There is nothing more frustrating than dealing with your car has power but won’t start! When your car has power, it doesn’t mean that you solved the issue. Some systems in your car require a little power like the lights or the radio, while others require a lot of power like the engine.
Your car’s starting issues are usually related to the starting motor system, including the battery, battery cables, ignition switch, and the starter.
Furthermore, if you confirmed the starting motor system is in good shape, you need to troubleshoot the fuel delivery system, including the fuel filter and the fuel tank.
In this article, we will go over why your car has power but won’t start. But before we go through the reasons, it's important to understand which car components are involved in starting your car.
Components involved in starting your car
When you insert the key in your car’s ignition switch, several car components are involved in the process of starting your vehicle.
For instance, the battery’s job is to send the first electrical power to get the electrical system started only. That been said, the battery is not designed to supply electrical current while your car is moving; it’s the alternator’s job.
By inserting the key in the ignition switch, you allow the battery's electrical power to reach the different electrical components, including the engine.
In its way to the engine, the electrical current is enlarged by the starter relay to become big enough to start the engine.
The car’s starter then uses the enlarged electrical current to start the motor and get your vehicle going.
Any problem with the battery, the battery cables, the ignition switch, and the starter can prevent your vehicle from starting.
Furthermore, the starting system will not work if you have problems with the fuel system, and the fuel is not reaching the engine.
Therefore, your car's reasons have power but won’t start has to do with either the starting system or the fuel system.
What does it mean when my car has power but won’t start?
As we mentioned earlier, there are specific components you need to check to pinpoint the root problem behind your car has power but won’t start including:
Reason 1: a faulty battery
The first thing you must look at is your car’s battery. While many people might think if the car has power, the battery is not the culprit; this is not the case.
If your car’s battery is old, bad, or passed its life span, it can not hold the charge and will drain it in no time. That’s why you notice that your car has power, the lights come on, the radio works, etc.
Think about how powerful the engine is compared to these other electrical components like the radio or the headlights. The engine requires about 300 amps to start, while the other components require 20 to 30 amps.
These components do not need a lot of power to start, and thus, they will consume the stored battery charge immediately, leaving you with a dead battery right after you try to start your car.
To assure it's battery causing the problem, you can use a hydrometer, a tool to test the battery charge and see if your battery has any charge. If that’s the case, you are very close to the solution.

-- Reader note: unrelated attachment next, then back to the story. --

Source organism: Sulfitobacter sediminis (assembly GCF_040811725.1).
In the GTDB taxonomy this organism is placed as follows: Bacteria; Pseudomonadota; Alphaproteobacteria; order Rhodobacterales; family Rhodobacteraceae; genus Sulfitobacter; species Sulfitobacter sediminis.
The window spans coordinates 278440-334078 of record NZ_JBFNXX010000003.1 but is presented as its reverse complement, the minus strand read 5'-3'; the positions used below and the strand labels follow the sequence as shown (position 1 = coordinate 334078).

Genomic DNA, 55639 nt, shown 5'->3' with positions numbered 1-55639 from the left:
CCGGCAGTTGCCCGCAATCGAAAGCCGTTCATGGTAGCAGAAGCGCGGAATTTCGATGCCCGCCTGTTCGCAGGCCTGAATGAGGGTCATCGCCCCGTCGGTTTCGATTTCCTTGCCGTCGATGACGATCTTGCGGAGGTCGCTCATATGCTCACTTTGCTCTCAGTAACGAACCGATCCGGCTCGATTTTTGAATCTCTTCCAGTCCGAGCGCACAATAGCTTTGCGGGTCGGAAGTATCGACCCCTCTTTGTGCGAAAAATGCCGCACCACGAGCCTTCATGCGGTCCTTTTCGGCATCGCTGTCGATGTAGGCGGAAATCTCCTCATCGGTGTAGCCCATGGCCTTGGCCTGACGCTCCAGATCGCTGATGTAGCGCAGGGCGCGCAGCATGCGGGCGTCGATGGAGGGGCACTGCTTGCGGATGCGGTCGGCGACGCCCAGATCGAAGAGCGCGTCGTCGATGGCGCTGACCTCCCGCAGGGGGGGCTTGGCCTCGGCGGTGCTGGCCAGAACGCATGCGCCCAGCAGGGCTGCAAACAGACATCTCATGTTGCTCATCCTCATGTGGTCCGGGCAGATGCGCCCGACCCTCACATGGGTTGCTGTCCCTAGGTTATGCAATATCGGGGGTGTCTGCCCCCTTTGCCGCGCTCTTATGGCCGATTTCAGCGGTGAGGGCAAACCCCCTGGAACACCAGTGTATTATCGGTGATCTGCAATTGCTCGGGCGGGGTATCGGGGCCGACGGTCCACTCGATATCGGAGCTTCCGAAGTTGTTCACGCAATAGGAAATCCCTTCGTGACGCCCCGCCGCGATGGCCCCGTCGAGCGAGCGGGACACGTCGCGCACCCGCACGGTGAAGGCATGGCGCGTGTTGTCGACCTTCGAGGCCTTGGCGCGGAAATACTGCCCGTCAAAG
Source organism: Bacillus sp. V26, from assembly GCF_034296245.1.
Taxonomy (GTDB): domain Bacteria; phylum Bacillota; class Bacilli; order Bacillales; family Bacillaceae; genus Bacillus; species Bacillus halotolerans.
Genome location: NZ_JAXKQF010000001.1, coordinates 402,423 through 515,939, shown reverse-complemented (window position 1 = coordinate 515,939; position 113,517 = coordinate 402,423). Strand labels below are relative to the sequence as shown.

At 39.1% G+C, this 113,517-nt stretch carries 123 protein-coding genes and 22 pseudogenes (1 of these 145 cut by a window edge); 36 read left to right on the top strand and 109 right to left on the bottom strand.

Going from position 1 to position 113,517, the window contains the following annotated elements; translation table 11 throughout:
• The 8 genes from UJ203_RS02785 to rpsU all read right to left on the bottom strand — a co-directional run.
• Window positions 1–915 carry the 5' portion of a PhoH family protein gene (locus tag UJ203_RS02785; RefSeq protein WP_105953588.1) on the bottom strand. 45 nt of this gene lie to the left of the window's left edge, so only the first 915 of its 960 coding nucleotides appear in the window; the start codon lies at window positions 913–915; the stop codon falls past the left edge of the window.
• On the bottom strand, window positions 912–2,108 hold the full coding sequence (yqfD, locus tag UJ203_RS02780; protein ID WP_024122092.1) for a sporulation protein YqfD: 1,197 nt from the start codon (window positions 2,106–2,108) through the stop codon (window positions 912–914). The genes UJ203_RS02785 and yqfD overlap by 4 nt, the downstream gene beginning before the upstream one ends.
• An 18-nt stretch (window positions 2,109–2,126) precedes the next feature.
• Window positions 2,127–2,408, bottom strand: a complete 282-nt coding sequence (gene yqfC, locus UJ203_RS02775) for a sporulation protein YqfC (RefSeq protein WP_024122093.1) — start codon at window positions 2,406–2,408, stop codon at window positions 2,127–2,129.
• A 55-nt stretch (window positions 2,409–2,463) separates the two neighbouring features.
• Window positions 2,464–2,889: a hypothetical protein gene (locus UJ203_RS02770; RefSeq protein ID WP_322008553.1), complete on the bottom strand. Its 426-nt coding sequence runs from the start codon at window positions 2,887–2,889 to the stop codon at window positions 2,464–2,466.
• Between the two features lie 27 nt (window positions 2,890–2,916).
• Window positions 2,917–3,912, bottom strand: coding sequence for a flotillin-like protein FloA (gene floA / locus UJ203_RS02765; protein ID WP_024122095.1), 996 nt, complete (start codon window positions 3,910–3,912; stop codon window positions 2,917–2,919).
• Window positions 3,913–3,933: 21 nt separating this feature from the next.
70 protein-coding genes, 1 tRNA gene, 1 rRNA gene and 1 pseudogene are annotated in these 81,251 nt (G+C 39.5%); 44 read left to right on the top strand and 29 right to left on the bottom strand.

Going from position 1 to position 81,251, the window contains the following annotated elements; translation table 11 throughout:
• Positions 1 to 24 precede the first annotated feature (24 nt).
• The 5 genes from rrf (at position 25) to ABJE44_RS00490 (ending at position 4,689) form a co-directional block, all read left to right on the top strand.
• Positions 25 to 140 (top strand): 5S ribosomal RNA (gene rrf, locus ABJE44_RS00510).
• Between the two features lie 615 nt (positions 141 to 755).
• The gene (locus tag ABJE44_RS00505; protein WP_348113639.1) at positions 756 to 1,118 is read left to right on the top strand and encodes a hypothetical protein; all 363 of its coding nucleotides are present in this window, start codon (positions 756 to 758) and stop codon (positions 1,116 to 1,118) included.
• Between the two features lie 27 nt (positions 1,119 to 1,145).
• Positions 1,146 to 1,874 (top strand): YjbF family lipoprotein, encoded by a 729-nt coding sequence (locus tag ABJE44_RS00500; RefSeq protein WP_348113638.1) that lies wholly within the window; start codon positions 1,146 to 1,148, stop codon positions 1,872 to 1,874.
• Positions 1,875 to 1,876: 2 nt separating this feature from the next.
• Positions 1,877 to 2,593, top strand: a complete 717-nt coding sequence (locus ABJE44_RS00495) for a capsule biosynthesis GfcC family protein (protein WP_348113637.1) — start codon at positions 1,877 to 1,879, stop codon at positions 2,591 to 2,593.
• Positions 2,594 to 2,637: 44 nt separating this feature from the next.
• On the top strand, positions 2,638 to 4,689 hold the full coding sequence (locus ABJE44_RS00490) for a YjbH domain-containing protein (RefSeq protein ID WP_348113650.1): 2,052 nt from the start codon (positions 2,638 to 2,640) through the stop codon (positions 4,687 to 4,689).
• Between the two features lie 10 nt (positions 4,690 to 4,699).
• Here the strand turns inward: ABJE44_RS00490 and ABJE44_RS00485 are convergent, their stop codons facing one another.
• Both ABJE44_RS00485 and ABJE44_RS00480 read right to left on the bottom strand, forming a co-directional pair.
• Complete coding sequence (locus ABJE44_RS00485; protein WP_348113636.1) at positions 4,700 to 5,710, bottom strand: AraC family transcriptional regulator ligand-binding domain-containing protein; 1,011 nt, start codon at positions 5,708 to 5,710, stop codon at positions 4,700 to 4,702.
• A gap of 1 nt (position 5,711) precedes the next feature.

Use a jump start to start your engine; if the engine starts; You Did It! you caught the problem! It’s your battery.
Replacing the car’s battery requires between $50 and $120 on parts only. Labor costs could be very high if you decided to get the job done at a dealership versus doing it yourself.
Reason 2: a bad ignition switch, fusible link, or fuse
If you confirmed your battery doesn’t have any problem, you need to move on to our list and check the fuses, fusible links, and the ignition switch.
Using your vehicle’s owner’s manual, locate the fuse box and look for burnt, damaged, broken fuse wires. If you found any of these signs, then a blown a fuse is the culprit behind your car with power but won’t start.
The next thing you need to check is the ignition switch. While the ignition switch is usually durable and holds up to 100,000 miles, it can also go bad, preventing your car from starting.
Luckily, specific symptoms are indicating a bad ignition switch, including:
- Your car has power but won’t start
- The engine might stall
- The engine will not make any noise indicating it did not start
- The dashboard lights flicker
If you detected any of the mentioned signs, the ignition switch is most likely causing your car not to start. However, it is a little tricky for you to check and confirm it’s the ignition switch, unfortunately.
Therefore, you must have your vehicle inspected and repaired by a professional mechanic. I was replacing the ignition switch costs between $125 and $275 on parts only.
Reason 3: a faulty starter
If you confirmed that both the battery and the ignition switch are in a good position, you can move on and check the starter.
Your car’s starter is responsible for receiving the battery's electrical power and sending it to the engine to get it started. It consists of several components, including the solenoid, the motor, and the flywheel.
This critical component in the starting system can prevent your vehicle from starting.
Luckily, your car’s starter would tell you when it's getting worse before it even does. Thus, look for the following symptoms of a bad starter:
- Your car has power but won’t start
- You hear a clicking noise
- The engine doesn’t crank
- Your car smokes
Once identifying the starter is the problem, you need to replace it for about $344 to $562 on parts only.